That was just meant as an outline. I am not a good teacher and it is a huge subject, so doubtful from that you will get much of an understanding. Most of the time you are using basic subnet masks such as 255.255.255.0 so you simply know all of the last octet is available, 1-254 (ignoring the reserved 0 and 255). If interested following site is pretty good:
http://www.learntosubnet.com/

Then there is the truth <G> most of us cheat now a days and just use subnet calculators:
http://www.subnetmask.info/
http://jodies.de/ipcalc?host=192.168.0.1&mask1=24&mask2=

Also, if you want to do any binary <=> decimal conversions the Windows calculator, in scientific mode will do it for you.
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by:FriarTuk
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thx that will give me some reading
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by:The--Captain
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>Then there is the truth <G> most of us cheat now a days and just use subnet calculators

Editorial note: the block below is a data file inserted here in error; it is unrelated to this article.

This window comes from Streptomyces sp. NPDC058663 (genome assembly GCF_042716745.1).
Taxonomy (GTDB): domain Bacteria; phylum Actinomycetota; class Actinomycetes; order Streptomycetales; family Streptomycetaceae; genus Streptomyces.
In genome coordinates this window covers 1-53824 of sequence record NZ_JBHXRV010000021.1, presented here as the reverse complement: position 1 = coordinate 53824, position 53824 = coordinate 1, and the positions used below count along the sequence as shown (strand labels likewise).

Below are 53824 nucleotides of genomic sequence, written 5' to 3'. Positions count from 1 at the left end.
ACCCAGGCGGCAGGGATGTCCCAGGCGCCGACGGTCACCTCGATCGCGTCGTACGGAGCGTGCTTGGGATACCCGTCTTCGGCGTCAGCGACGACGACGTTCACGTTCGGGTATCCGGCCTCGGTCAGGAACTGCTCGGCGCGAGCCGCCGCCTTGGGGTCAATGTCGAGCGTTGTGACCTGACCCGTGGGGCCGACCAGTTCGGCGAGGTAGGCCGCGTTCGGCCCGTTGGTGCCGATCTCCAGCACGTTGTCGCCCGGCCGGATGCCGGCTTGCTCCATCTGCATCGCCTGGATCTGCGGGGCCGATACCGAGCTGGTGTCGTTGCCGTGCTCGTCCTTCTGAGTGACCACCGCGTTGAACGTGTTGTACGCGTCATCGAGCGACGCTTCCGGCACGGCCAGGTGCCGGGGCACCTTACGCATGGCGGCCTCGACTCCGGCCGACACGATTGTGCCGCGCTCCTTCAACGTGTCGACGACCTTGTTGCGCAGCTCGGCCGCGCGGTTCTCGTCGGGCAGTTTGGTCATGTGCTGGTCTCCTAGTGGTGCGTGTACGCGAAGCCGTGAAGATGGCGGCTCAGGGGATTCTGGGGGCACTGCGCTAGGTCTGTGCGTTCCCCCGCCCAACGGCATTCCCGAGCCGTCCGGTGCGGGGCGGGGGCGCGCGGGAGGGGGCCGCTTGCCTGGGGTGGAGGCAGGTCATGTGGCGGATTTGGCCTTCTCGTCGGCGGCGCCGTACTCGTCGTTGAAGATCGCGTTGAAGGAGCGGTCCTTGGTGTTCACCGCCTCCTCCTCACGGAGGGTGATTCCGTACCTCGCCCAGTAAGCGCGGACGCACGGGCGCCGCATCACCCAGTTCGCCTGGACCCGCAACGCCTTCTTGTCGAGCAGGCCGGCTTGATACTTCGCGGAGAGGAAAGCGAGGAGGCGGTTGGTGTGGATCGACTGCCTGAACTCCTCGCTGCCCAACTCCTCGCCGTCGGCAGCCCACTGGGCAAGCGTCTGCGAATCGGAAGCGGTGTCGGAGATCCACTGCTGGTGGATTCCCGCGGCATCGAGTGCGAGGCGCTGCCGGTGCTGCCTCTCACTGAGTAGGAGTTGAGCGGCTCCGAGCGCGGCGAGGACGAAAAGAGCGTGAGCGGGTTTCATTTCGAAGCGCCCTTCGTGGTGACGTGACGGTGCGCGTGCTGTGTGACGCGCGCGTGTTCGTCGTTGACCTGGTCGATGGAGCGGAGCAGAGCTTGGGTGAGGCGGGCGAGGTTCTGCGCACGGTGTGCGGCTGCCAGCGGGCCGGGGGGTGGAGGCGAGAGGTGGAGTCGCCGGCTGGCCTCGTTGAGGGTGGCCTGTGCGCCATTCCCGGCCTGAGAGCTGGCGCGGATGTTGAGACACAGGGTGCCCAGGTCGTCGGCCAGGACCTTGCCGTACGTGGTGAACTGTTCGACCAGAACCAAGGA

<Gasp!>  

Completely unnecessary if you know a few mental shortcuts - of course, they can be helpful when learning how to do it in youe head, but mental calculation of subnets is a very handy skill (what happens when you show up onsite with no laptop and no internet access, and a subnet calculation is necessary to actually get them onto the internet, which is normally where you'd use your subnet calculator?)

Cheers,
-Jon
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by:Rob Williams
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>>"what happens when you show up onsite with no laptop and no internet access, and a subnet calculation is necessary to actually get them onto the internet, which is normally where you'd use your subnet calculator?)"

No laptop, no Internet access, and classless subnet. That would be as bad as no cell phone or cable TV. <G>
I can do it long hand without a problem. I understand there are some mental shortcuts, but other than a few memorized binary numbers I have never learned any of the shortcuts. I use it so seldom it would be like the "speed math" I learned 20 years ago, I forget it all now. Do you have any good pointers/links, would defiantly be handy at some point to know.
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by:Rob Williams
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Thanks gsgi,
--Rob
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by:gsgi
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Thank you too! -gsgi